Turning Ideas into Action
WHA teacher establishes districtwide equity team, sets wheels of change in motion
Bryn Hatten realizes a plan without action is just a dream.
The high school science teacher and member of Sourcewell’s Equity Advocates Leadership Cohort vowed she would put action behind her words and did just that when she prioritized equity and inclusion in the Walker-Hackensack-Akeley School District.
During the 2021-22 school year, Hatten established the WHA Equity Team – comprised of roughly nine staff, including elementary, middle, and high school representation, as well as administration. The group meets weekly to discuss concerns, brainstorm ideas to highlight various identities, and support one another.
The group has accomplished a lot in a short amount of time. Since last school year, the equity team has:
· Offered pronoun signs to teachers for their classrooms
· Sent educational emails to all staff acknowledging specific days of note, including missing and murdered indigenous women, or MMIW, awareness
· Designed professional spotlight graphics for daily announcements during Black History Month
· Invited an Ojibwe storyteller to speak to the school during National Native American Heritage Month
· Created a short lesson plan for teachers to use during Indigenous Peoples’ Day
An area of impact where Hatten is most proud is working with administration to end a decades-long homecoming tradition that targeted and marginalized students from diverse cultural backgrounds. The equity team also helped organize the WHA Student Equity Club, where students spent weeks researching ways to make classroom environments more conducive to students’ mental health, and then presented their findings in a staff meeting at the end of last school year.
This year, Hatten has added the title of yearbook adviser to her name.
“Taking over the yearbook has opened up so many opportunities for me to connect with students, hear what they do or don't like about their yearbook and their school, and ensure that the kids being featured in the book are representative of our student body,” Hatten says. “I'm also currently working with the equity team to offer free, 20-minute senior portrait sessions and subsidized yearbooks to any kids who can't afford those things. I sort of view working on the yearbook as an extension of my work with the equity team.”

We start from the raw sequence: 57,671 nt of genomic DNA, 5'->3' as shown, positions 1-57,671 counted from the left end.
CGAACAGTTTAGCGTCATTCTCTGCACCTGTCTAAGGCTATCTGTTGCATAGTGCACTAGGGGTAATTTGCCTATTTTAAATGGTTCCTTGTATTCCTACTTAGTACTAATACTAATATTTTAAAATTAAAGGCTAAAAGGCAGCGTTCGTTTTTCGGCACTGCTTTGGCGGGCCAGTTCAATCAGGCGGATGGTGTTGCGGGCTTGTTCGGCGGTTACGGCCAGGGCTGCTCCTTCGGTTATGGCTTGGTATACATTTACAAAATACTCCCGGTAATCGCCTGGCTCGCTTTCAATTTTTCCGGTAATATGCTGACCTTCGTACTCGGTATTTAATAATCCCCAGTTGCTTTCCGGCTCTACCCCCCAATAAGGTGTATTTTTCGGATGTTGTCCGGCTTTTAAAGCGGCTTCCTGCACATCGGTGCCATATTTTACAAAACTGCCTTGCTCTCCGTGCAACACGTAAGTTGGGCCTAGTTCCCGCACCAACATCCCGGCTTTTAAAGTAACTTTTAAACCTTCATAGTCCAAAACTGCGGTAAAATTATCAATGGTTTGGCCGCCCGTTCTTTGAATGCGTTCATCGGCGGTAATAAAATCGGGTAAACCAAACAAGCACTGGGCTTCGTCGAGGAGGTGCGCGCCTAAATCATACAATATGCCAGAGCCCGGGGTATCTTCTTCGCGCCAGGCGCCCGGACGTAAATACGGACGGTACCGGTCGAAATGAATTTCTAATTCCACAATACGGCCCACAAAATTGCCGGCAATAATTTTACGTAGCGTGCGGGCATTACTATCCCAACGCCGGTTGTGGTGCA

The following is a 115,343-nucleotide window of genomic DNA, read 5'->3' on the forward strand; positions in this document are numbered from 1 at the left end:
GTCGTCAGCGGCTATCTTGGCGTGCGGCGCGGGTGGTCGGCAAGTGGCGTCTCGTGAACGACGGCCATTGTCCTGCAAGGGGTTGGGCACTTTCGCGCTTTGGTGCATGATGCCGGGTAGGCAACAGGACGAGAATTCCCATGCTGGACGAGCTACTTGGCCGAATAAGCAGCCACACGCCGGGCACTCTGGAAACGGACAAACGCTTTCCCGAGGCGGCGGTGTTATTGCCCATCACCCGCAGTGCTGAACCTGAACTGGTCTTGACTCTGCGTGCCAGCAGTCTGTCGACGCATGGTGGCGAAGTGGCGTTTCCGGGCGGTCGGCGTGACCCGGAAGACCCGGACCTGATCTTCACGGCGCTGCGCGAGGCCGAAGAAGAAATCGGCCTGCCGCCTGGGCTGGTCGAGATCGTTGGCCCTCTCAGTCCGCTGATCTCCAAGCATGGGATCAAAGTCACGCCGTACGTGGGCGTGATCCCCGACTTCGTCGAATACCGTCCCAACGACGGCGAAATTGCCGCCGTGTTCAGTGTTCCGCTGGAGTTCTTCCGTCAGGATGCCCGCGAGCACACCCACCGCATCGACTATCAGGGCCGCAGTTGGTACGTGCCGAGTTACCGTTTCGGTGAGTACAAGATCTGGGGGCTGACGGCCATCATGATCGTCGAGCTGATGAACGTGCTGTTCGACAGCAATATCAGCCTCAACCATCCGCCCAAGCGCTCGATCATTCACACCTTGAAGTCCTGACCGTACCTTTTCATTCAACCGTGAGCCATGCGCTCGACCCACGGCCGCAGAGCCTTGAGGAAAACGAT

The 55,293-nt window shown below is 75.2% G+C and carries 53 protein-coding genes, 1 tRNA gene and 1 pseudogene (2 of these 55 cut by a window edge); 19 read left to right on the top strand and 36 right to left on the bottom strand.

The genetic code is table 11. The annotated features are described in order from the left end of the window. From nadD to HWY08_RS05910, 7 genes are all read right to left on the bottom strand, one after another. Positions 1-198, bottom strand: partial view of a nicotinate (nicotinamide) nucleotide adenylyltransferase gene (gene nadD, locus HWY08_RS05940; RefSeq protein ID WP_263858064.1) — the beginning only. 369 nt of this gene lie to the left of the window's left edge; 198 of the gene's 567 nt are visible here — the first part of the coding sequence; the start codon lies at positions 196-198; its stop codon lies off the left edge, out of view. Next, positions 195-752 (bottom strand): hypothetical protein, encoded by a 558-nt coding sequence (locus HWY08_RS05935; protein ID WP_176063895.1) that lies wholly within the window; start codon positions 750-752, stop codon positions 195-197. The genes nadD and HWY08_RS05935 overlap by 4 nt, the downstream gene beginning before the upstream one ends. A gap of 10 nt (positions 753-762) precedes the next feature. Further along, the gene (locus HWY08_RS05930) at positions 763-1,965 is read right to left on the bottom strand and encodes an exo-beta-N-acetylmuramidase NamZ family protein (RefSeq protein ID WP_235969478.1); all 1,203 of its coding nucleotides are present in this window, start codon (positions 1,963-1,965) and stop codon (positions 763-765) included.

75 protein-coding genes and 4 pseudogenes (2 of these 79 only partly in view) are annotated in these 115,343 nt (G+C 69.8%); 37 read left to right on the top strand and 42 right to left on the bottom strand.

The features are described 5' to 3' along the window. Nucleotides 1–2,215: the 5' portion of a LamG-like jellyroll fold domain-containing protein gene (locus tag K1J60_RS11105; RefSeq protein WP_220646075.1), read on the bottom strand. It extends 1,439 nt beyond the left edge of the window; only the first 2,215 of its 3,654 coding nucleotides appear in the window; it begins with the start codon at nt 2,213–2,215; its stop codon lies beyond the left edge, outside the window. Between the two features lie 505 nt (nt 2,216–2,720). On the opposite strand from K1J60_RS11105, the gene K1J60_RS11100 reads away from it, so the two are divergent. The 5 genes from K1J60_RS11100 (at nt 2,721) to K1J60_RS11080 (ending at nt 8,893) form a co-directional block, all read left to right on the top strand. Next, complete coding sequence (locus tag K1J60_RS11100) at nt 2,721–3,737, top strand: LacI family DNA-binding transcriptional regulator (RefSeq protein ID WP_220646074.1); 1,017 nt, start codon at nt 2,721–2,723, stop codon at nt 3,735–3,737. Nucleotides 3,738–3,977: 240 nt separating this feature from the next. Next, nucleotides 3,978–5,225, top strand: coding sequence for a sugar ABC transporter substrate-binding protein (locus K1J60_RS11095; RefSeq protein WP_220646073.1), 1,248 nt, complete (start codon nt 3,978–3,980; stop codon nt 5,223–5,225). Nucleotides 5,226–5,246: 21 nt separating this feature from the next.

Hatten says participating in Sourcewell's equity cohort gave her the knowledge and tools to take WHA’s equity team from discussions about inequities to plans for action.
“Before I had my first meeting with the cohort, the equity team was just discussing all the things that are making our students feel less included and tossing ideas around, but Marceline Dubose and Rachel Logan gave examples of tangible things that need to change in schools.”
Hatten describes a session where Dubose – a lead consultant for the Equity Literacy Institute and founder of the Due East Education Collaborative – and Logan – an education consultant with Sourcewell – discussed deficit ideology and how it guides much of the work equity teams do; but that it can also be harmful.
“We remind ourselves constantly that the inequitable systems and practices in our district – and, really, all districts – were made tradition over decades,” Hatten adds, “so it's unrealistic to imagine we might remedy those things in just a few months or years.”
In the meantime, Hatten says, educators need to focus on smaller changes until they add up and provide the momentum to lead districts to make larger changes.
“We’re starting to see little indicators that our work is making a difference in our school community,” Hatten notes, “and it’s giving us the stamina to push through the criticism, threats, and exhaustion. We always have to remind ourselves: it’s a marathon, not a sprint. That sentiment is easier to internalize when you‘re actually seeing evidence that you’re coming up to a ‘mile marker.’”
To learn more about Sourcewell’s equity work, resources, and programs, visit mn.sourcewell.org/education/equity.